When you review an album, you usually get a bit of spiel from the PR company telling you a bit about the background of the artist and some details about their new release. The second line threw me as it stated this was Vince Clarke's first solo album. No. That can't be right, can it? He's been a fixture in the music industry for over forty years. Surely, he's released his own work before.
Turns out he hasn't. I was amazed by that. We know Vince Clarke has an impressive musical history with Depeche Mode, Yazoo and Erasure as examples of his innovative, electronic pop music. However, this is his first foray into being a solo artist. But what does he bring to the table regarding this new adventure?
The album is purely based around Eurorack – a modular synthesizer system. As has been commonplace in the last year or two, this album came about due to the pandemic. Clarke decided to get to grips with this system and learn a few new skills to keep himself busy. The result is Sound of Silence. "I was just enjoying the process so much and wasn't thinking about anyone else hearing it. I was shocked when Mute said they wanted to release this album," explains Clarke.
Making this album, Clarke set himself two rules: Firstly, the sounds he created could only come from Eurorack. Secondly, each song would be based on one note. This is not a traditional album. Not even close. These ten instrumental tracks merge to create something more than a record. Pardon me for sounding like a pretentious twat here, but it is more akin to an experience, an immersive artwork that you become part of. As a result, I warn you that this review gets a little weird. Why? Because I cannot review this like a traditional album of songs. I found myself making notes like a stream of consciousness pouring from the recesses of my mind and the corners of my soul. With that in mind, strap yourself in, hold my hand, and let's wander through Sound of Silence.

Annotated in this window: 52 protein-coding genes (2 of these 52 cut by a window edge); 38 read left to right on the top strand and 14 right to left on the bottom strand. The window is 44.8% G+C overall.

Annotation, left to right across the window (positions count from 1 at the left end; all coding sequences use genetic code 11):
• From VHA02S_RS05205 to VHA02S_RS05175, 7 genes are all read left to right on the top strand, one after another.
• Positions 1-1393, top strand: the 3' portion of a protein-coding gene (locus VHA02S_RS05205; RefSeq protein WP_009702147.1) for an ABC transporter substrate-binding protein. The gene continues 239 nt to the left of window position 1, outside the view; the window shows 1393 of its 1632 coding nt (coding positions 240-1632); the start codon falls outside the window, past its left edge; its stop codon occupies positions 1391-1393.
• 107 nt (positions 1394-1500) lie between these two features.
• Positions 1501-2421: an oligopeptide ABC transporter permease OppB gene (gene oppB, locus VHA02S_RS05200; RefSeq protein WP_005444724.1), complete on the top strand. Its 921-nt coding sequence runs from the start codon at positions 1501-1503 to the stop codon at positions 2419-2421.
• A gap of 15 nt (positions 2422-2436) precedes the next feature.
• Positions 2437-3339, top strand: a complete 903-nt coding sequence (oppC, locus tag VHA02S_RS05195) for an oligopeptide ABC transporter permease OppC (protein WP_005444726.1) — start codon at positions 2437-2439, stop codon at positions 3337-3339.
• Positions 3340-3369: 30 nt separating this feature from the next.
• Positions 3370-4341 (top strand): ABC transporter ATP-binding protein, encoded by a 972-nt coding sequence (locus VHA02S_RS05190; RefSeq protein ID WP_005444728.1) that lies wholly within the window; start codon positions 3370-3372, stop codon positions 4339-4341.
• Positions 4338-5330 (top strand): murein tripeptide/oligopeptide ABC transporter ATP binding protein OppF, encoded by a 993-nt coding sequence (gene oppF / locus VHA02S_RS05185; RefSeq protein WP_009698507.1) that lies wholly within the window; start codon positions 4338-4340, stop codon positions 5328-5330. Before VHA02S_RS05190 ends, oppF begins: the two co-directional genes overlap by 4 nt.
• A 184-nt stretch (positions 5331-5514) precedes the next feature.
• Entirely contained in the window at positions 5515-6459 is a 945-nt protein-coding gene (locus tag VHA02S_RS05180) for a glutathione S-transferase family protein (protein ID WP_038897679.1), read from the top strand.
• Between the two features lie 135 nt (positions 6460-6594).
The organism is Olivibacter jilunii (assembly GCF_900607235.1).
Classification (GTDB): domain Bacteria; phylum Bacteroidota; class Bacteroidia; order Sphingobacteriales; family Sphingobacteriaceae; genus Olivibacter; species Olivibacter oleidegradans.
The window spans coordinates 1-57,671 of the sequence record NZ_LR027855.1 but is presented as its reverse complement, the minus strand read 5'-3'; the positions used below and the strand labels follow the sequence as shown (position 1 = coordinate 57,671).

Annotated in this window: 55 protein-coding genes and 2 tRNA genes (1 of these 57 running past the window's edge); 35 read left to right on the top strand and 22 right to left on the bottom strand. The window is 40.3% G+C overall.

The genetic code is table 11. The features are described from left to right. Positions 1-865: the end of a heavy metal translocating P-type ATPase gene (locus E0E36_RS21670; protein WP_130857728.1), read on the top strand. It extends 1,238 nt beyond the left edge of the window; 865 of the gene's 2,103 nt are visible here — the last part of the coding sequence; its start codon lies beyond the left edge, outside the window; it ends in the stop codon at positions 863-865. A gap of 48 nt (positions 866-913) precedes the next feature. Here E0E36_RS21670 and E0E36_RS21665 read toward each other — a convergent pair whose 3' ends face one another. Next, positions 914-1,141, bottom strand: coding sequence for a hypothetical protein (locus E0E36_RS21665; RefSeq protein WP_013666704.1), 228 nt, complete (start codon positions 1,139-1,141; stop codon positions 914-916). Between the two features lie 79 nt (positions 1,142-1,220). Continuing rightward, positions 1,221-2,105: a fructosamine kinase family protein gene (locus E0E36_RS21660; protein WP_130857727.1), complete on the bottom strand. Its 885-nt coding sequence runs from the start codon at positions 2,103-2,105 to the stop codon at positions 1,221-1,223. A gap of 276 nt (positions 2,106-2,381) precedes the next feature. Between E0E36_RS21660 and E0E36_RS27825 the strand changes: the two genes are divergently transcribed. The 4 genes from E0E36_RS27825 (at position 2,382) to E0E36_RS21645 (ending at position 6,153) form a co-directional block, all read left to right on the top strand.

We creep into the first track, 'Cathedral'. A low note reverberates throughout, creating a feeling of unease. I feel like I am in a sci-fi movie where aliens are arriving on Earth. Think Jeff Wayne's War of the Worlds. Occasionally, you hear an unfathomable choppy, distorted voice (is it a voice?) as if a pilot is making a distress call as their radio begins to fail.
'White Rabbit' hits me next. An array of electro-blippy bloppy sounds swirl around the soundscape as a bass note pulses. The layers build with the sound like an explosion coming at you unexpectedly. Flares fire off into the atmosphere. A stabbing beat appears, jabbing like a marching band turned up to 11. It now feels like astro-tribal music, should such a thing exist. The song is based around a friend of Clarke's who is always on the go. That's the sensation you get with this track – it has a frantic feel to it.